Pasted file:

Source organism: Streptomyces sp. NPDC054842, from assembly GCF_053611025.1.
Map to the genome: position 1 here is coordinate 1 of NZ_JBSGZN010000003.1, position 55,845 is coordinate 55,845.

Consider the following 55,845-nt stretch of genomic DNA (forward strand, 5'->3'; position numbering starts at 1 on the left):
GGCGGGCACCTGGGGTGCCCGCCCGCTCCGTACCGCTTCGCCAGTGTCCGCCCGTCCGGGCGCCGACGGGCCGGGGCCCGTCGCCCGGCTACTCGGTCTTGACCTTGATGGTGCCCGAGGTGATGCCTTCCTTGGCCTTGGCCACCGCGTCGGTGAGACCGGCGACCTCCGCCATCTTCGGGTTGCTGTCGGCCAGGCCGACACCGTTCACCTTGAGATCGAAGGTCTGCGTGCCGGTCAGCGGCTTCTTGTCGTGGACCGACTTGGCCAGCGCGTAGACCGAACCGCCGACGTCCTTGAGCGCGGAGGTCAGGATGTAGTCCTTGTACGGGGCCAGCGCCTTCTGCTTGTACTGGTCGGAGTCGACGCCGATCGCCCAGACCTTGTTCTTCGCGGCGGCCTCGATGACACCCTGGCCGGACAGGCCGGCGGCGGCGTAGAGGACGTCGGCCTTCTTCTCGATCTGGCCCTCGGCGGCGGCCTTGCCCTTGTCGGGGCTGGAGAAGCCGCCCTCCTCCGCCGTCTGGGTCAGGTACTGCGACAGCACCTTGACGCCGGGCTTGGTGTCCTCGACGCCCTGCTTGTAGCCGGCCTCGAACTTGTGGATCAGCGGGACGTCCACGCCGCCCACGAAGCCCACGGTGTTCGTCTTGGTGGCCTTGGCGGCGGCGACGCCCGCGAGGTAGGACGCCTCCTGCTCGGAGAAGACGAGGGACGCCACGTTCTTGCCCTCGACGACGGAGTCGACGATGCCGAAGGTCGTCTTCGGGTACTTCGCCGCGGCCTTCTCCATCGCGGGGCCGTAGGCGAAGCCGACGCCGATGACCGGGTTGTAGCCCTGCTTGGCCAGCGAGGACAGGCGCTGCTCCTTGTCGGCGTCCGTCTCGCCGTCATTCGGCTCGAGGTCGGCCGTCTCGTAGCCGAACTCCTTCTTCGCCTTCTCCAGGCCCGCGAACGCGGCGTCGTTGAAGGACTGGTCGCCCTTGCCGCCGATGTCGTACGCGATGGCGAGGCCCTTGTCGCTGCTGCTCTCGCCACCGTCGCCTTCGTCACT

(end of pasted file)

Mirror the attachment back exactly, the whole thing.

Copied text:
Source organism: Streptomyces sp. NPDC054842, from assembly GCF_053611025.1.
Map to the genome: position 1 here is coordinate 1 of NZ_JBSGZN010000003.1, position 55,845 is coordinate 55,845.

Consider the following 55,845-nt stretch of genomic DNA (forward strand, 5'->3'; position numbering starts at 1 on the left):
GGCGGGCACCTGGGGTGCCCGCCCGCTCCGTACCGCTTCGCCAGTGTCCGCCCGTCCGGGCGCCGACGGGCCGGGGCCCGTCGCCCGGCTACTCGGTCTTGACCTTGATGGTGCCCGAGGTGATGCCTTCCTTGGCCTTGGCCACCGCGTCGGTGAGACCGGCGACCTCCGCCATCTTCGGGTTGCTGTCGGCCAGGCCGACACCGTTCACCTTGAGATCGAAGGTCTGCGTGCCGGTCAGCGGCTTCTTGTCGTGGACCGACTTGGCCAGCGCGTAGACCGAACCGCCGACGTCCTTGAGCGCGGAGGTCAGGATGTAGTCCTTGTACGGGGCCAGCGCCTTCTGCTTGTACTGGTCGGAGTCGACGCCGATCGCCCAGACCTTGTTCTTCGCGGCGGCCTCGATGACACCCTGGCCGGACAGGCCGGCGGCGGCGTAGAGGACGTCGGCCTTCTTCTCGATCTGGCCCTCGGCGGCGGCCTTGCCCTTGTCGGGGCTGGAGAAGCCGCCCTCCTCCGCCGTCTGGGTCAGGTACTGCGACAGCACCTTGACGCCGGGCTTGGTGTCCTCGACGCCCTGCTTGTAGCCGGCCTCGAACTTGTGGATCAGCGGGACGTCCACGCCGCCCACGAAGCCCACGGTGTTCGTCTTGGTGGCCTTGGCGGCGGCGACGCCCGCGAGGTAGGACGCCTCCTGCTCGGAGAAGACGAGGGACGCCACGTTCTTGCCCTCGACGACGGAGTCGACGATGCCGAAGGTCGTCTTCGGGTACTTCGCCGCGGCCTTCTCCATCGCGGGGCCGTAGGCGAAGCCGACGCCGATGACCGGGTTGTAGCCCTGCTTGGCCAGCGAGGACAGGCGCTGCTCCTTGTCGGCGTCCGTCTCGCCGTCATTCGGCTCGAGGTCGGCCGTCTCGTAGCCGAACTCCTTCTTCGCCTTCTCCAGGCCCGCGAACGCGGCGTCGTTGAAGGACTGGTCGCCCTTGCCGCCGATGTCGTACGCGATGGCGAGGCCCTTGTCGCTGCTGCTCTCGCCACCGTCGCCTTCGTCACT